Margalit Sturm Francus


Preparing for travel when you have a child with autism can be a daunting prospect for many parents. There’s one group that has never taken a family vacation before and feels frightened by the mere thought of even considering it. The next group seriously doubts that it’s worth taking their child anywhere since they believe that ‘he doesn’t understand much’. And then there’s that last group who have tried taking a family vacation, had a bad, or even traumatizing experience, and swore they would never make that mistake again.

The outcome is pretty much the same with all three groups-their kids with autism remain at home, missing out on many valuable life experiences and priceless family bonding time.

But it doesn’t have to be that way.

Ten Tips to Success

Start local
Get your child accustomed to the idea of spending time away from his or her home by going on a day trip and sleeping at a family member or friend’s house. If you don’t have anyone to stay with, look into booking a hotel room on a discount site so you don’t spend too much money if it doesn’t go well the first time around.

Think short
If this is your first trip, don’t be tempted to turn it into a trip of a lifetime; chances are, it probably won’t go perfectly smooth. For the first few times, book short 2-4 day trips that don’t require much travel time and are relatively inexpensive. Travel is something you and your family need to experience gradually and not just something to leap into no matter how prepared you think you are.

Allow daily down time
The number one mistake many newbie travelers make is the desire to see ‘everything’, which can unnecessarily overwhelm the child with autism. Instead, strive to create a viable itinerary that includes a morning activity and one afternoon activity (2-3 hours long) with a lunch intermission, so that your child can relax and regroup.

Explore your local airport or rail station
If you plan to travel outside of your state, start visiting airports and railway stations in your area as soon as possible, and familiarize your child with new and crowded places. Search the internet for family events that introduce kids with autism to flying or to find designated spots to view landing planes.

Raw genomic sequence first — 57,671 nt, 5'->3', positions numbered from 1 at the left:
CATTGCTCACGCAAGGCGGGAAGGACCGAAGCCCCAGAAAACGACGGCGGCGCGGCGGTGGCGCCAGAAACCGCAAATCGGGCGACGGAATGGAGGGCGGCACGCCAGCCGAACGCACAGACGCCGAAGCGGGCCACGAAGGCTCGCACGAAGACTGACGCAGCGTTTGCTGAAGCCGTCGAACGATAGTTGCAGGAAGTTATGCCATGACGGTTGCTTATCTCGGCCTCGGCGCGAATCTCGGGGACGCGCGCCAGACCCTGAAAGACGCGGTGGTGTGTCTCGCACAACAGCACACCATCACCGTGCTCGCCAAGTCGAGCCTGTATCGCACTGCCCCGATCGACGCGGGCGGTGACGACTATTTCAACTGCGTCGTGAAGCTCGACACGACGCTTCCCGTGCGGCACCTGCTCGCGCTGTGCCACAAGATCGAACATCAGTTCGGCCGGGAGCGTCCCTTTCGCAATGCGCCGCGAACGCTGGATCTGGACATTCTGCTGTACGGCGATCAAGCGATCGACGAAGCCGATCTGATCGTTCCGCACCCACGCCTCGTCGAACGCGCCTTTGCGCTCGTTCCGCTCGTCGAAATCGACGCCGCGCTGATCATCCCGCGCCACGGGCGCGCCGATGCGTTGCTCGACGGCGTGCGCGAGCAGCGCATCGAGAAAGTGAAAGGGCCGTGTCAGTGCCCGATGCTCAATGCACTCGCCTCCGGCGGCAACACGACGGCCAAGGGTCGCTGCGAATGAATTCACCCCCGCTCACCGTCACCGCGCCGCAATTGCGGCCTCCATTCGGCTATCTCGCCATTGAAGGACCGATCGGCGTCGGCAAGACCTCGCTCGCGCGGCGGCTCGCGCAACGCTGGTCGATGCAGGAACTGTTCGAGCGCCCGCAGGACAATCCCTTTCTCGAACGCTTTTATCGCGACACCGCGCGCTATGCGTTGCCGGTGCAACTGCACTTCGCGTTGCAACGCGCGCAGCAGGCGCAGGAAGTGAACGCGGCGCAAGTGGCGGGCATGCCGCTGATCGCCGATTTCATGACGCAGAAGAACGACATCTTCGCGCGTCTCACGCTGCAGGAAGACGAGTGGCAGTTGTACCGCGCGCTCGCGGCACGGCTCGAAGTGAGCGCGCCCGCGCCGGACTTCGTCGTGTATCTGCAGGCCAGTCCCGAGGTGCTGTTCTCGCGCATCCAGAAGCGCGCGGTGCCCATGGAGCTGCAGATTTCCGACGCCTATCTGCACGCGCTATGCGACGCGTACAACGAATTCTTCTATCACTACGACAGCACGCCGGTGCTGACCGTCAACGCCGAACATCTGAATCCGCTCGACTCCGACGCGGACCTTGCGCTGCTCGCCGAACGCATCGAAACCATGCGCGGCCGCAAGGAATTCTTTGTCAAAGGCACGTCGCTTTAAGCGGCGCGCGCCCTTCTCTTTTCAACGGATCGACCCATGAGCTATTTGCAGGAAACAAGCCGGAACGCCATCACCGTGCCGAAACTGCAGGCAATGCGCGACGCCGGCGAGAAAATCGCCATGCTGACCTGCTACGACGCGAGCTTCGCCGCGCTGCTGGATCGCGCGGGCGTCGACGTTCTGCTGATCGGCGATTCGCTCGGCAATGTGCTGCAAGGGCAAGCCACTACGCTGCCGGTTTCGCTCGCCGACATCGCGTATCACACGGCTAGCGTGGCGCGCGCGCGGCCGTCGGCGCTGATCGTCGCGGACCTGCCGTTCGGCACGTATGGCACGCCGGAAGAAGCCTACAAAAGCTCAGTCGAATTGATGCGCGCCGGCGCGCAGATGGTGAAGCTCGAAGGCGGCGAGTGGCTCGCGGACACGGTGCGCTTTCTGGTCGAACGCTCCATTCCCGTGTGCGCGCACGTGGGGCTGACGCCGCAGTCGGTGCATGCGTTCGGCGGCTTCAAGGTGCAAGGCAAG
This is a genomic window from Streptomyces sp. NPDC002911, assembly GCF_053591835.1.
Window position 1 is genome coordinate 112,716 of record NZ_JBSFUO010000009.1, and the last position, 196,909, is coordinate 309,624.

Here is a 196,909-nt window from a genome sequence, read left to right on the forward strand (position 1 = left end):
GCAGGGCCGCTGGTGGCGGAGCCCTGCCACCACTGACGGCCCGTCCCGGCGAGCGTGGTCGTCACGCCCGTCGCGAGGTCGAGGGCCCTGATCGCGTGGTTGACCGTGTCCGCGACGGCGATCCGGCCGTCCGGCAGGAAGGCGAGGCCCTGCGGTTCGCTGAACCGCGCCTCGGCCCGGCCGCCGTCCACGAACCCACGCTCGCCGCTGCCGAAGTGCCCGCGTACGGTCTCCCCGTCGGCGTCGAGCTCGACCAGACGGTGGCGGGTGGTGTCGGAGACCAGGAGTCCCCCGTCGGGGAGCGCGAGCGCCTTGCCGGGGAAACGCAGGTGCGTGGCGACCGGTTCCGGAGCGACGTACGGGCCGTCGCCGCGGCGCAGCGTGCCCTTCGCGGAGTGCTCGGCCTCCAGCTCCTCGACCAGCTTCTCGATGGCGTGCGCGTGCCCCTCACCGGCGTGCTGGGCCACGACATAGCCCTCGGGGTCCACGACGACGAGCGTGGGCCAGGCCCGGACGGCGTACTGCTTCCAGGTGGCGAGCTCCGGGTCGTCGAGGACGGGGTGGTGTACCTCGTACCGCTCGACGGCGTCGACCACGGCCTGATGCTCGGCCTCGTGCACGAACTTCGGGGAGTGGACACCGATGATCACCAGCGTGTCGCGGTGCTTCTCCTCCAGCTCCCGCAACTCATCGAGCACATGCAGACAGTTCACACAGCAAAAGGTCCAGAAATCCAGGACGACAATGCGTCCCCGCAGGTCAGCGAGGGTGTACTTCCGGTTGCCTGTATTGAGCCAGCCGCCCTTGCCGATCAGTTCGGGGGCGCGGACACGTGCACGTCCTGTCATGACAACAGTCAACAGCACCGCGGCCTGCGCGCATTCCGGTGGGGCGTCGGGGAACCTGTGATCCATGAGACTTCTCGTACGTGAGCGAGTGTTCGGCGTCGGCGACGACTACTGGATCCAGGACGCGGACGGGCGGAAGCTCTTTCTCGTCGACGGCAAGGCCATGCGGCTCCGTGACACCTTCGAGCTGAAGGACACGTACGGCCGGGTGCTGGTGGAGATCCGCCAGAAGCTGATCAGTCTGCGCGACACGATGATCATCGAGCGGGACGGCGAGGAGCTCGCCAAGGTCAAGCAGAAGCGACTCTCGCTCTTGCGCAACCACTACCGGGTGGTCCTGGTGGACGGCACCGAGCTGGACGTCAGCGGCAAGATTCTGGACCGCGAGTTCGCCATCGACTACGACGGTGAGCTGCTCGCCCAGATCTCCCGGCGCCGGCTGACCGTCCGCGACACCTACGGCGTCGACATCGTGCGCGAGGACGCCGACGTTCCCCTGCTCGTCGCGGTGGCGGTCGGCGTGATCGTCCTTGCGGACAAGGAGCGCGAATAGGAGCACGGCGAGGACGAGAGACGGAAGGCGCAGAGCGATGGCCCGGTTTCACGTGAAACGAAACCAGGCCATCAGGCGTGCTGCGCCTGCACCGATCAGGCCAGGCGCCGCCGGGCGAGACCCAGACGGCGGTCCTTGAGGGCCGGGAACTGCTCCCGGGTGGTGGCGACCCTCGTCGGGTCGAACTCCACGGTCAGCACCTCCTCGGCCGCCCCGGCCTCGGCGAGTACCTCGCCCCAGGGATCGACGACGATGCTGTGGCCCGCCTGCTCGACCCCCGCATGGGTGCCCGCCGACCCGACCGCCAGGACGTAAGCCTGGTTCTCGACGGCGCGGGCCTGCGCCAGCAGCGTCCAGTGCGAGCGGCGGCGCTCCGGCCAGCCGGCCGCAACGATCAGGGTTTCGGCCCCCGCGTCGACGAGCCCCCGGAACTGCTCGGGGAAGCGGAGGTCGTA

There’s power in numbers
Avoid going on a solo vacation with your child. If you belong to an association or organization, try to get several families to travel together. This way, people can take turns entertaining the kids and you can socialize and enjoy your trip. If that is not a viable option; ask a family member or friend if they can tag along (especially on car trips).

Do your research
If you are planning to visit a specific site or attraction, it is important to verify hours of operation and how they accommodate persons with autism (no wait in lines, special seating and headphones) ahead of time. This way, you can arrive prepared and not face unexpected situations that might trigger unnecessary meltdowns.

Visualize your trip
After the initial planning stage, go over all the details and try to visualize what can go wrong, such as traffic or flight delays, getting a wrong hotel room or getting stuck in an overcrowded restaurant. Make sure you double check all your reservations and have an alternate plan if something unexpected were to happen.

Safety first
One of the scarier scenarios when traveling away from home is having your child get lost and not know how to ask for help. You should look into purchasing a GPS locator system or QR ID (removable tattoo or clothes patch) to keep your child safe, especially if he/she is non-verbal.

Avoid packing favorites
Although it is important to bring a beloved toy from home, seriously resist the temptation to pack your child’s favorite toy or clothing item. During travel, objects can easily get misplaced or left behind, and the prospect of running around in an unfamiliar city trying to replace a lost toy isn't anyone's idea of a pleasant vacation.

Teach something new
For most of us, vacations are synonymous with new experiences and your child should be no exception. Try to introduce him or her to different foods, sports or activities so that they can learn to associate them with fun times and good family memories.

Margalit Francus, DDS, is the founder of Autistic Globetrotting, a nonprofit organization aimed at inspiring and encouraging families living with autism to explore the world. http://www.autisticglobetrotting.com

Read the full article at http://virtualpublications.soloprinting.com/article/Have+Kids...+Will+Travel/1724176/211679/article.html.

Previous Page  Next Page


Publication List
Using a screen reader? Click Here